Turkish armies left behind tents, weapons and many valuable items after the Battle of Vienna. These objects began to be collected with great interest by the European nobility. Later, they would start exhibiting their collections of Turkish items.

First, Frederick Christian, the Prince-Elector of Saxony, exhibited his family’s Eastern-style weapons collection in a specially designed part of the Residenzschloss Dresden (Dresden Castle or Royal Palace) in Germany. These items fueled curiosity for the Orient in Europe, causing other rulers to follow the prince’s path. Thus, a long-term fashion of creating Turkish-themed interiors began.

The specially designed rooms contained Ottoman booties left over from the war. Europeans did not just display their Ottoman collections in one room – they also began to use Ottoman decoration style and materials in their own countries by imitating those of the Orient.

One of the hallmarks of Ottoman civilization is the traditional home. These houses appeared in cities where the state was centralized after the 17th century in Ottoman lands, with particular shared spaces, facades and interior designs. Surely, the designs of these houses attracted the attention of the Europeans who came to visit the country.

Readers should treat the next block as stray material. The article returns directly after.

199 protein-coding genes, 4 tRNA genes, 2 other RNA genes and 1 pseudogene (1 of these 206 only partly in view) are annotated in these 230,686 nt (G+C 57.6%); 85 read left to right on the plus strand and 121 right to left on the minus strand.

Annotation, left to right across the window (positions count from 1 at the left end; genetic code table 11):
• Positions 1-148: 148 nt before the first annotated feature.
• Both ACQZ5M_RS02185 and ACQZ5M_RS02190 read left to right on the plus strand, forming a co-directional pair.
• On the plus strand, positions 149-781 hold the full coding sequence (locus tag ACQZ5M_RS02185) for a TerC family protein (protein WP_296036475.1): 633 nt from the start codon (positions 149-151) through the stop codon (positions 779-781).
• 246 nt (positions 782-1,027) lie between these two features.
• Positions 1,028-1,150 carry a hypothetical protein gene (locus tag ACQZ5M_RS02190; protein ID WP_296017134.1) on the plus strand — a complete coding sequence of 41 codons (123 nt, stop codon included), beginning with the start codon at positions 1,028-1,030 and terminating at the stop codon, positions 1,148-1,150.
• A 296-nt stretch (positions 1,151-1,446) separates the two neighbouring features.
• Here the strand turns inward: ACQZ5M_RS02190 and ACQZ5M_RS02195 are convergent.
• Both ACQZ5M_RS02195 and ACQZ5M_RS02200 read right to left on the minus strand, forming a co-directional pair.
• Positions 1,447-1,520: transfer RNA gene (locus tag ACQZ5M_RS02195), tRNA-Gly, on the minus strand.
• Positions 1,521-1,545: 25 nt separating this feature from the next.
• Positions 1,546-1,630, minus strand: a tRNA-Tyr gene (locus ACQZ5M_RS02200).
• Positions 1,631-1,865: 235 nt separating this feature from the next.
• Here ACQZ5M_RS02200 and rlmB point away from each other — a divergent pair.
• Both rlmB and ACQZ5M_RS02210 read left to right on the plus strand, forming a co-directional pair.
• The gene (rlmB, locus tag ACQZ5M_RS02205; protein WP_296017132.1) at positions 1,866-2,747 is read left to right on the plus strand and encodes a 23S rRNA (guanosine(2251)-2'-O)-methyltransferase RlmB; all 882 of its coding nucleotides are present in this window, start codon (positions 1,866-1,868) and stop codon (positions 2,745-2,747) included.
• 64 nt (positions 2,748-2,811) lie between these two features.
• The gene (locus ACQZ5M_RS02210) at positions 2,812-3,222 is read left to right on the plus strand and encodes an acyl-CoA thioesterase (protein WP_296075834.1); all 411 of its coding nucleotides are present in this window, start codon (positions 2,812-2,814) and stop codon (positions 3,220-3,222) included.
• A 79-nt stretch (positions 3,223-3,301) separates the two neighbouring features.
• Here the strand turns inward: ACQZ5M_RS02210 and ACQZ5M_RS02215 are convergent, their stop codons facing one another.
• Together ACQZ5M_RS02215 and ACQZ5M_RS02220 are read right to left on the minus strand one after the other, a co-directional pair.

A room with Ottoman decoration in Topkapı Palace, Istanbul. (Shutterstcok Photo)
A room with Ottoman decoration in Topkapı Palace, Istanbul. (Shutterstcok Photo)

The concept of rooms in the Ottoman lands took on the same aim as the yurt of nomadic periods. Just as yurts were equipped with all functions, with areas for seating, resting, preparing food, eating and warming up, rooms were adapted to perform all of these functions with as smooth a geometric form as possible. Rooms were divided based on religious sensitivities allowing men and women to sit separately. Accordingly, there was a “selamlık” area at the entrance for men to be seated. The host welcomed male guests in these exclusive rooms. In the back, meanwhile, was a “haremlik” where women could sit. This area was connected to the selamlık and garden. Plus, the traditional home had high garden walls so that women could move around more freely.

Ottoman designers had gathered and refined these traditions over the four to five centuries since the empire’s establishment. In the 18th century, Thomas Sheraton, a furniture designer and decorator, referred to the engravings seen in Turkish seating and interior decorations in his book “The Cabinet Maker and Upholsterer’s Drawing Book.”

Indeed, famous French queen Marie Antoinette, who was killed in the French Revolution of 1789, had her own Turkish room built at Chateau de Fontainebleau. Although European form and style were used in the room, it is evident that Ottoman motifs and patterns were heavily employed.